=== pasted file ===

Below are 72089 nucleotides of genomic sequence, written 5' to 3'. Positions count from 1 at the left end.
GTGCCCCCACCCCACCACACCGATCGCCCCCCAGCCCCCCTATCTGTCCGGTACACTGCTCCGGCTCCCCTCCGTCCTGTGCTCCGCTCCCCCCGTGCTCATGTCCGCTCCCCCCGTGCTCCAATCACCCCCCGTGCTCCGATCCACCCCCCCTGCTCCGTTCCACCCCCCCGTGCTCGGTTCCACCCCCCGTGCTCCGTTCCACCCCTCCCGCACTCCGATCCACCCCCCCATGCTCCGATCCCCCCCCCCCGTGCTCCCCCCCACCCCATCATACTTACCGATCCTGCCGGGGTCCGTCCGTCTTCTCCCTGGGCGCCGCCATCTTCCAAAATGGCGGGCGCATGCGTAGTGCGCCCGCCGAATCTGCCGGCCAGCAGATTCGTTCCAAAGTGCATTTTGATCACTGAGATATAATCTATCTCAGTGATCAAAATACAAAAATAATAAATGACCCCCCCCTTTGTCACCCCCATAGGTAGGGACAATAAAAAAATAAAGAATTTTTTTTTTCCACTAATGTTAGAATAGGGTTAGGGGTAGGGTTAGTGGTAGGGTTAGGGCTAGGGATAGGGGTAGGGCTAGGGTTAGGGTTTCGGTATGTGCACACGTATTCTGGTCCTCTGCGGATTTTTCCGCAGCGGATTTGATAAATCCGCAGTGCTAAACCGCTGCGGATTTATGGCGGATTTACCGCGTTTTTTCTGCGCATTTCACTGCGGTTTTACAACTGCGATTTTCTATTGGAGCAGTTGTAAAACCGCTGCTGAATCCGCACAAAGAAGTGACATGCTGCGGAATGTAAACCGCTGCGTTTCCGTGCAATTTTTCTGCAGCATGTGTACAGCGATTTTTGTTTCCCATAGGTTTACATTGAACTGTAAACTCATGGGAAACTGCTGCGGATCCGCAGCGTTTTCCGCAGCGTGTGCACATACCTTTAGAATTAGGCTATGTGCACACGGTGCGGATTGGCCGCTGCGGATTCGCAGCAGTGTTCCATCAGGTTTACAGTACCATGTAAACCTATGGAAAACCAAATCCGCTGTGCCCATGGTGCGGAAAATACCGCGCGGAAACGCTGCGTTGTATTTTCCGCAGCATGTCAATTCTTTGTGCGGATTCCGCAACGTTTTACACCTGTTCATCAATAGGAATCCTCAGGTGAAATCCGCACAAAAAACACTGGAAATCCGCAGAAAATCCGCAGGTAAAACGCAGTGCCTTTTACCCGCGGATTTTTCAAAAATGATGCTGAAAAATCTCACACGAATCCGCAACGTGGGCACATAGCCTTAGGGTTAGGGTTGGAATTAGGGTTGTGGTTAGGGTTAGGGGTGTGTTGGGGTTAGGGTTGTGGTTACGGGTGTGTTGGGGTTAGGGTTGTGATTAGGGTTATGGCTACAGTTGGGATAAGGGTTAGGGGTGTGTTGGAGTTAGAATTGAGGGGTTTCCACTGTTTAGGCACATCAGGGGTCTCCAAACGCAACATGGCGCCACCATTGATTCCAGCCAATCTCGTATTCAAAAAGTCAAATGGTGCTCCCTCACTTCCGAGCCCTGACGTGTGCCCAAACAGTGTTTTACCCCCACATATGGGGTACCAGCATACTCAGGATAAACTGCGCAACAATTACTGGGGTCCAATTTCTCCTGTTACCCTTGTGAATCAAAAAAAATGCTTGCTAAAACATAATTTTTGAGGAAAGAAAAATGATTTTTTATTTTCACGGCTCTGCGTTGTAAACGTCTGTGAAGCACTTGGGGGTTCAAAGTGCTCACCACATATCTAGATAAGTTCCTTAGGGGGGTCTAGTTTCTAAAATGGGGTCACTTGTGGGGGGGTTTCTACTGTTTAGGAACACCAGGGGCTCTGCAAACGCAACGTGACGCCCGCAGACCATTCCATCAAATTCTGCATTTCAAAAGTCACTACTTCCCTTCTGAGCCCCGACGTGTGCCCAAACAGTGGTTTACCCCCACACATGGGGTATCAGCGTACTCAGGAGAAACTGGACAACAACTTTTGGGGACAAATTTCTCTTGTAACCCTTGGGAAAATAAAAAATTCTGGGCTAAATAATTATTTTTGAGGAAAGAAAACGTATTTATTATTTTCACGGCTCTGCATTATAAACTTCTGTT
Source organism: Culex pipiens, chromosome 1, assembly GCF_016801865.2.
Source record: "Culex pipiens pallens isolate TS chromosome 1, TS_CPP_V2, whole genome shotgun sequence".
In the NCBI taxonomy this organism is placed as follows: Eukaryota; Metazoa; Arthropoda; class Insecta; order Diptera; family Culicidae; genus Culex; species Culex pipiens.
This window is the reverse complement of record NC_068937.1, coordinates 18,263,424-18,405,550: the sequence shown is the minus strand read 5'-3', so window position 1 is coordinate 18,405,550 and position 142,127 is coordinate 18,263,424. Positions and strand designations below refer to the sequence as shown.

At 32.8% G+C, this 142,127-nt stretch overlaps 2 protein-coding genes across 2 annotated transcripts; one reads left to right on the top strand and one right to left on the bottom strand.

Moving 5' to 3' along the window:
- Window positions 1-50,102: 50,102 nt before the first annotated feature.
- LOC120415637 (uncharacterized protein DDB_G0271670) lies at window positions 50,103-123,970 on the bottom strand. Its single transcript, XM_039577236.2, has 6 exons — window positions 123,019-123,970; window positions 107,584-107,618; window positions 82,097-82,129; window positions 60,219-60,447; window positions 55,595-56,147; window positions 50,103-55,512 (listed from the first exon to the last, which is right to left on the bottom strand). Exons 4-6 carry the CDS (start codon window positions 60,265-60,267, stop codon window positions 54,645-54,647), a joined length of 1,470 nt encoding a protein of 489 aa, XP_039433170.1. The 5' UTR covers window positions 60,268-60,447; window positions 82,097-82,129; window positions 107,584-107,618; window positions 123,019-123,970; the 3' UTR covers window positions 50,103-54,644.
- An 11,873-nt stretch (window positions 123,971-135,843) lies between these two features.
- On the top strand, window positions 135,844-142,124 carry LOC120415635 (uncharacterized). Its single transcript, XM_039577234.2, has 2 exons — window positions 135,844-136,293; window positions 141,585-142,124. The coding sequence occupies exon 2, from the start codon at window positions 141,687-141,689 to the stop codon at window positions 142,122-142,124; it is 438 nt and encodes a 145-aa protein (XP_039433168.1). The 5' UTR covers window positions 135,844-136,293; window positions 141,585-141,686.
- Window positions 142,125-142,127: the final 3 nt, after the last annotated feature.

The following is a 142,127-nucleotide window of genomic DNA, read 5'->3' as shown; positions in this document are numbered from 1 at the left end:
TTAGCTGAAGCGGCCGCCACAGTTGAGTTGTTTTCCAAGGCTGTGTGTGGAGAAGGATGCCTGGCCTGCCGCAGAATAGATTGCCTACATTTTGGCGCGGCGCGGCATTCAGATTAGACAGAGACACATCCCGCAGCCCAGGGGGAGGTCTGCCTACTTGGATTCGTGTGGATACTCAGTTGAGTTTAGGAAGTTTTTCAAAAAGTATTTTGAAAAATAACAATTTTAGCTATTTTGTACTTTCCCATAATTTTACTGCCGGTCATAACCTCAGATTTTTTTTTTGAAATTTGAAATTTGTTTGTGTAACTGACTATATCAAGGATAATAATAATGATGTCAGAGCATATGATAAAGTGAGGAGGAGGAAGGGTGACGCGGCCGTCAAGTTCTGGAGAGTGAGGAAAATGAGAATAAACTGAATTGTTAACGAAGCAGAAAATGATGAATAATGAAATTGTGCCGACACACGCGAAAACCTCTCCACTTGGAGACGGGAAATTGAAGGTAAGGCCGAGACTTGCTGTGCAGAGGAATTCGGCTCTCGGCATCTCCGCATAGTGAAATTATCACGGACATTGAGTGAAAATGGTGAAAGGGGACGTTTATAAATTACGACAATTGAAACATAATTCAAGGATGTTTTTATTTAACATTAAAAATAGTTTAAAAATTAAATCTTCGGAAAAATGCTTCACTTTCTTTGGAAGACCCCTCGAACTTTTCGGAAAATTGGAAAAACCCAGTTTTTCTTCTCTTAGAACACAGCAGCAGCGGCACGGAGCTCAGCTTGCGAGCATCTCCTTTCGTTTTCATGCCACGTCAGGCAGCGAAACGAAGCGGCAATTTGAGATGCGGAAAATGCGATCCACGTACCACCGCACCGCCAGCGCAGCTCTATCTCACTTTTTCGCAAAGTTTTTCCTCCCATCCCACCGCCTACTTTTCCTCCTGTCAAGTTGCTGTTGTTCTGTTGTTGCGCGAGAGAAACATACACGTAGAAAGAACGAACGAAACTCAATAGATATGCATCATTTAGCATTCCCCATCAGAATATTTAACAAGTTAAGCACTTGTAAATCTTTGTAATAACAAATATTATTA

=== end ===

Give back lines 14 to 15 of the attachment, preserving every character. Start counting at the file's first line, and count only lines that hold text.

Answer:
The following is a 142,127-nucleotide window of genomic DNA, read 5'->3' as shown; positions in this document are numbered from 1 at the left end:
TTAGCTGAAGCGGCCGCCACAGTTGAGTTGTTTTCCAAGGCTGTGTGTGGAGAAGGATGCCTGGCCTGCCGCAGAATAGATTGCCTACATTTTGGCGCGGCGCGGCATTCAGATTAGACAGAGACACATCCCGCAGCCCAGGGGGAGGTCTGCCTACTTGGATTCGTGTGGATACTCAGTTGAGTTTAGGAAGTTTTTCAAAAAGTATTTTGAAAAATAACAATTTTAGCTATTTTGTACTTTCCCATAATTTTACTGCCGGTCATAACCTCAGATTTTTTTTTTGAAATTTGAAATTTGTTTGTGTAACTGACTATATCAAGGATAATAATAATGATGTCAGAGCATATGATAAAGTGAGGAGGAGGAAGGGTGACGCGGCCGTCAAGTTCTGGAGAGTGAGGAAAATGAGAATAAACTGAATTGTTAACGAAGCAGAAAATGATGAATAATGAAATTGTGCCGACACACGCGAAAACCTCTCCACTTGGAGACGGGAAATTGAAGGTAAGGCCGAGACTTGCTGTGCAGAGGAATTCGGCTCTCGGCATCTCCGCATAGTGAAATTATCACGGACATTGAGTGAAAATGGTGAAAGGGGACGTTTATAAATTACGACAATTGAAACATAATTCAAGGATGTTTTTATTTAACATTAAAAATAGTTTAAAAATTAAATCTTCGGAAAAATGCTTCACTTTCTTTGGAAGACCCCTCGAACTTTTCGGAAAATTGGAAAAACCCAGTTTTTCTTCTCTTAGAACACAGCAGCAGCGGCACGGAGCTCAGCTTGCGAGCATCTCCTTTCGTTTTCATGCCACGTCAGGCAGCGAAACGAAGCGGCAATTTGAGATGCGGAAAATGCGATCCACGTACCACCGCACCGCCAGCGCAGCTCTATCTCACTTTTTCGCAAAGTTTTTCCTCCCATCCCACCGCCTACTTTTCCTCCTGTCAAGTTGCTGTTGTTCTGTTGTTGCGCGAGAGAAACATACACGTAGAAAGAACGAACGAAACTCAATAGATATGCATCATTTAGCATTCCCCATCAGAATATTTAACAAGTTAAGCACTTGTAAATCTTTGTAATAACAAATATTATTA